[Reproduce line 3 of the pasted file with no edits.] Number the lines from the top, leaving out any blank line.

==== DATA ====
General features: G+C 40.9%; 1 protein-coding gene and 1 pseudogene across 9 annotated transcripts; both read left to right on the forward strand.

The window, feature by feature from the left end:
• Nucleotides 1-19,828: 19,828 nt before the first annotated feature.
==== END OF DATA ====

• Nucleotides 1-19,828: 19,828 nt before the first annotated feature.